Whether Owen Jones is right to state that there are still many people – a minority if a not completely negligible one – on the left who will vote to Leave remains to be seen.
The biggest hole in his piece on Brexit, Lambert neglects to examine the views of one ‘old comrade’ of Corbyn, a certain John McDonnell.
The Labour’s Shadow Chancellor of the Exchequer, John McDonnell has now added his unequivocal support for the principles advanced by DiEM25 to a rapidly expanding list of illustrious backers, including Noam Chomsky, Ken Loach, James K. Galbraith and Brian Eno. DiEM25.
John McDonnell has campaigned stridently alongside DiEM25 co-founder, Yanis Varoufakis, finding enthusiastic responses from Britons of all walks of life, now recognising the existence of a viable humanist alternative.
Yanis Varoufakis affirmed:
“DiEM25 is proud to welcome John McDonnell to its ranks. At a time when Europe is disintegrating under the weight of austerity and its democratic vacuum, our movement is bringing democrats together from across the continent. Together we confront failed policies and an establishment contemptuous of democracy. Together we seek to reclaim our Europe on behalf of its citizens. We refuse to surrender to Brussels but we also refuse to surrender to the soothing fantasy of recoiling within our nation states. As Britain’s Shadow Treasurer, John is working feverishly to create a progressive Labour Party economic agenda for Britain. DiEM25 works towards integrating such agendas into a pan-European agenda. John McDonnell, welcome to DiEM25. We have so much to work towards.”
John McDonnell’s address at the DiEM25/AEIP ‘Vote In’ launch last Saturday energised the assembly by holding forward the fact that:
“For the first time in over a generation, there are movements and political forces…mobilising across Europe to respond to (the challenge of democratically transforming European institutions) – but responding to it increasingly together.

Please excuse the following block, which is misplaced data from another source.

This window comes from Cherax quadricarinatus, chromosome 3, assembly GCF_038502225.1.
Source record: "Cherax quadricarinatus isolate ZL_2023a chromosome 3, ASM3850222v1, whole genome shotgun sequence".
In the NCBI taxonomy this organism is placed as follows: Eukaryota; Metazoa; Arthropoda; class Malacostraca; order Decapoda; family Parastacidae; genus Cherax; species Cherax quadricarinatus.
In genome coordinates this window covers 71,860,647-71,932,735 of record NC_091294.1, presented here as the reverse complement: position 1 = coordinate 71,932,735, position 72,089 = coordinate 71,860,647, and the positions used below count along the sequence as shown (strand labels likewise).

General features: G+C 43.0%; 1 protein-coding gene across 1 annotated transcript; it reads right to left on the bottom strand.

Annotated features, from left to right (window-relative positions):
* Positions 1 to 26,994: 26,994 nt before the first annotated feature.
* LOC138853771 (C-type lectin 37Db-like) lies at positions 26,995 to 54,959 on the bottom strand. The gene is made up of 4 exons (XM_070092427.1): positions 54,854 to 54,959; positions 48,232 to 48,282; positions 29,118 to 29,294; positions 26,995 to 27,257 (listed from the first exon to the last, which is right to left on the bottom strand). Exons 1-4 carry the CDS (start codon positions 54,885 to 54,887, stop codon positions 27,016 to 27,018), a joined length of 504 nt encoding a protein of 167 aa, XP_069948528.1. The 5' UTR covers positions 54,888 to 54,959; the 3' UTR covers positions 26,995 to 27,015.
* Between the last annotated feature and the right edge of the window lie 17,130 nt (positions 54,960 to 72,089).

“We have the opportunity now (to recover) a debate about the democratic future of a Europe…that’s vitally needed,…proud of being British,…but also proud of the European future we’re creating in solidarity.”
Yanis Varoufakis reiterated the significance of the event in observing that:
“…to ensure that change is progressive, we have to embed Britain’s democracy in a broader surge of democracy (running) throughout the breadth…of the European Union. This is why I’m here about to sign the London Declaration for a social Europe; a democratic Europe; a dynamic Europe; a peaceful Europe; an open Europe; a sustainable Europe.”
This culminated in John’s signing of the ‘London Declaration’ alongside Yanis Varoufakis, Caroline Lucas, Owen Jones and British comrades, a compact of Europeans committing to the recovery of a democratic Europe in which Britain can prosper. The longer-term significance of the ‘London Declaration’ lies in an unprecedented convergence of support from across the radical and progressive Left, united and oriented toward one simple, succinct, modest proposition – democracy.
John McDonnell’s stoutness and consistency in appealing to the human dimension over sophistry in public life embodies the values and principles which DiEM25 hold forward as fundamental to a European future emancipated from Neoliberal chaos.
I want to see a reformed EU in which we make many of its institutions more transparent and democratic. For the first time in a generation, there is a growing coalition of socialists across the EU who can help us achieve this together. By choosing Labour’s “Another Europe” agenda, our country can stand with others across Europe to make a positive case to end austerity, offer a more humane response to the migrant crisis and protect and expand workplace rights.